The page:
Artificial Intelligence (“AI”) is gradually moving to the forefront of IT application areas as new and innovative business application areas open up.
However, all is not plain sailing with Ai. Many individuals distrust it, and distrust businesses using it.
The issue with AI is that it can be used for automated decision making without humans being able to see or understand the basic algorithms and data that it uses to make the decision.
Some academics have expressed a concern that at some point in the not-to-distant future Artificial intelligence will exceed that of humans, and humans will be relegated to second class citizens in a cybernetic world. They call it “The Singularity”, and current projections are that it will happen in around 2030.
Here are 5 areas that must be addressed when a business is considering using Artificial Intelligence:
One major problem that needs to be addressed is that the opacity of many AI decision making systems prevents their deployment. People can be denied access to the algorithms because they are “proprietary” to the organisation that has developed them, or in some cases, they are not accessible because the AI system itself has developed them as it receives data.
In some jurisdictions, for example, the EU and it’s GDPR or California with it’s CCPA, this can be a major issue. Under EU regulations, an individual has the right to receive “meaningful information” about the logic processes used in matters that have a “legal or similar legal effect” on them. The rejection of a credit application is a good example.
If that information cannot be or is not provided for any reason, the EU will forbid the use of the AI application.
Data Troubles and Apparent Bias
AI is a development of Machine Learning. It uses training data culled from Big Data databases, the Web, social media, and anywhere it can find it to maintain its algorithms, and over time improve their accuracy. However, this can be inherently unsafe, since the source databases themselves may exhibit prejudices and other bias factors in the training data.
This issue is intimately linked to the quality of the data sources used as training data. As stated above, bias in the data can deliberately or inadvertently cause the AI system to make decisions that are correct according to the algorithm, but incorrect according to a human observer.
There have already been several cases, including Amazon where it has been conclusively demonstrated that their AI processes discriminate against minorities.
Until these apparent biases are addressed and removed or explained, the level of trust in AI systems will remain low.
This is a bit of a two-edged sword. Cyber-Security organisations use AI to improve the technologies providing cyber defences. Data is at the core of cyber-security. What better way is there to analyze data than to have AI doing in nanoseconds tasks that would take people significantly longer.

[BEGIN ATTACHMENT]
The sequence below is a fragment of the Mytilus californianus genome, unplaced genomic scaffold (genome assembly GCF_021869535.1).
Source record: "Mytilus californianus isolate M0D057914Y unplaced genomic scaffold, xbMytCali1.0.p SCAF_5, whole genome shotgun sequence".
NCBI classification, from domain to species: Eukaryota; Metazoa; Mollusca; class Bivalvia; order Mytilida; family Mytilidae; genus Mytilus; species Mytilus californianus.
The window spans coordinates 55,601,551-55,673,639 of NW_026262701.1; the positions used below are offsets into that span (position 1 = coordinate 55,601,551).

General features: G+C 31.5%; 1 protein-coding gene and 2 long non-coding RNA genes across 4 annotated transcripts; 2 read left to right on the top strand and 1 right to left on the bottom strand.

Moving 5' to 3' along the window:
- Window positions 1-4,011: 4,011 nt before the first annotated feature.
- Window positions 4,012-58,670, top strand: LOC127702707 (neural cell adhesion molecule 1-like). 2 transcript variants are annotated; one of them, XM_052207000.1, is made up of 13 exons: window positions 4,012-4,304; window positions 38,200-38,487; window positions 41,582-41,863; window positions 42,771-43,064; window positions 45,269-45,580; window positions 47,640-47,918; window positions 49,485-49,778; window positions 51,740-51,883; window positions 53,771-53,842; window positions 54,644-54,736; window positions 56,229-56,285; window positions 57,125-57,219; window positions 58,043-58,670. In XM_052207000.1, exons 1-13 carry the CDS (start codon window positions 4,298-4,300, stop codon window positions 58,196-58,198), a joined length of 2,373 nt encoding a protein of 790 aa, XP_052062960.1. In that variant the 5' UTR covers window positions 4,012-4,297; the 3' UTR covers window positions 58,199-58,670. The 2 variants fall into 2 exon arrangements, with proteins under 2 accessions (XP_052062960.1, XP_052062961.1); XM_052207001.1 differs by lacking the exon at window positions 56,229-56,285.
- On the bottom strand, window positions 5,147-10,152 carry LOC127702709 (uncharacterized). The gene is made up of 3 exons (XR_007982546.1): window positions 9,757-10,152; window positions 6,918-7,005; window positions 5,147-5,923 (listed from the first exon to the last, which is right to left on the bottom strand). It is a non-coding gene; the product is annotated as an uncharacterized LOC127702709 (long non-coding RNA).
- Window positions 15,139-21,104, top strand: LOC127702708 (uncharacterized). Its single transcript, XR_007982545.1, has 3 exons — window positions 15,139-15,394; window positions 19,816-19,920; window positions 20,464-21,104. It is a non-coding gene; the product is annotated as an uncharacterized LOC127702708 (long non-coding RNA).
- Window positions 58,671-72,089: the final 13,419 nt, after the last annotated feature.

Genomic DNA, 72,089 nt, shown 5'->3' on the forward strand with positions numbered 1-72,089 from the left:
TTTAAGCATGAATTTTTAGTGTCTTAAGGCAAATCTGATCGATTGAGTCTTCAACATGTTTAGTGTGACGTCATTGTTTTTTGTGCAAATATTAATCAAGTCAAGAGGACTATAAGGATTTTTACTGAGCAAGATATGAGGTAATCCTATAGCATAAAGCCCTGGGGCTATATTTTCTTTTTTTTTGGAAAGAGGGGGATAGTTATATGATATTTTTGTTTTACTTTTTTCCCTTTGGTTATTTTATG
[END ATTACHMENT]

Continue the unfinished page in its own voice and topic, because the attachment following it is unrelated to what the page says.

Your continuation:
On the other hand, AI can serve as a new weapon in the arsenal of cybercriminals who use the technology to hone and improve their cyberattacks. Seemingly innocuous information sources can be linked to create problems, for example, creating false identities.
Businesses need to be aware of new threats developed using AI technology and keep their defences up to date to protect against them. One danger is to treat AI risks together with other security risks and underestimate their potential.
Not many software hacks have the potential to cause loss of life (AI-assisted medical procedures, self-driving cars and aeroplanes) or start a war by feeding disinformation into military systems.
Loss of Skills
An unintended side-effect of AI is a loss of skills as decision-making process are operated by AI bots. One commentator looks at the Pareto distribution as a model. Eighty per cent of all decisions will be made using AI, with only twenty per cent having human interaction.
AI is now being increasingly used in the democratic process to analyse campaign programmes and voting results, by being able to identify and target groups of voters and predict their behaviour almost to an individual level.
This is a serious risk to electoral systems. If the voter’s register is manipulated by AI, the information presented to the electorate is deliberately skewed, or the votes cast manipulated, then the entire electoral process is flawed.
There is considerable suspicion, but little provable evidence that the electoral process has been subverted by AI activities recently, for example in the 2016 Brexit referendum in the UK and in the US Presidential Election that brought Donald Trump to power.
Media speculation has done little to increase trust in AI in this regard.
AI has tremendous potential for business to develop new and effective data processing methodologies that will ease our existence by removing drudgery from our lives, but business needs to address customer acceptance issues, in short, to become much more open and transparent for full acceptance.